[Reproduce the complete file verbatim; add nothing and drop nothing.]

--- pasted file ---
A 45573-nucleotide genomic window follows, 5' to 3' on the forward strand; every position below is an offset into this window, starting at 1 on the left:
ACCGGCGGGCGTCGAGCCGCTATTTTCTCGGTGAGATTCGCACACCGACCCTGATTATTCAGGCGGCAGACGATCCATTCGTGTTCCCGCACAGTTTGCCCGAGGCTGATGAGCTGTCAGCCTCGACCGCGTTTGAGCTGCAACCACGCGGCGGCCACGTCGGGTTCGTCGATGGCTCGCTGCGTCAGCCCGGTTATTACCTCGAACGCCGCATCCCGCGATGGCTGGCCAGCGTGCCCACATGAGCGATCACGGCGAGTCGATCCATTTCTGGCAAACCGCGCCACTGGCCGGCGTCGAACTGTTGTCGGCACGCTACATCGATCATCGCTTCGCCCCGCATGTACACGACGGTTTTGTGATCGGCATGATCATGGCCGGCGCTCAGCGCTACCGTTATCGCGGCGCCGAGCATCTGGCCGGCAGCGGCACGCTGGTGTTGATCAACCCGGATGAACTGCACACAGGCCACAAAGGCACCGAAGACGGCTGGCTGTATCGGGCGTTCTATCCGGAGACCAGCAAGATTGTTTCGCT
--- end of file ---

A 45573-nucleotide genomic window follows, 5' to 3' on the forward strand; every position below is an offset into this window, starting at 1 on the left:
ACCGGCGGGCGTCGAGCCGCTATTTTCTCGGTGAGATTCGCACACCGACCCTGATTATTCAGGCGGCAGACGATCCATTCGTGTTCCCGCACAGTTTGCCCGAGGCTGATGAGCTGTCAGCCTCGACCGCGTTTGAGCTGCAACCACGCGGCGGCCACGTCGGGTTCGTCGATGGCTCGCTGCGTCAGCCCGGTTATTACCTCGAACGCCGCATCCCGCGATGGCTGGCCAGCGTGCCCACATGAGCGATCACGGCGAGTCGATCCATTTCTGGCAAACCGCGCCACTGGCCGGCGTCGAACTGTTGTCGGCACGCTACATCGATCATCGCTTCGCCCCGCATGTACACGACGGTTTTGTGATCGGCATGATCATGGCCGGCGCTCAGCGCTACCGTTATCGCGGCGCCGAGCATCTGGCCGGCAGCGGCACGCTGGTGTTGATCAACCCGGATGAACTGCACACAGGCCACAAAGGCACCGAAGACGGCTGGCTGTATCGGGCGTTCTATCCGGAGACCAGCAAGATTGTTTCGCT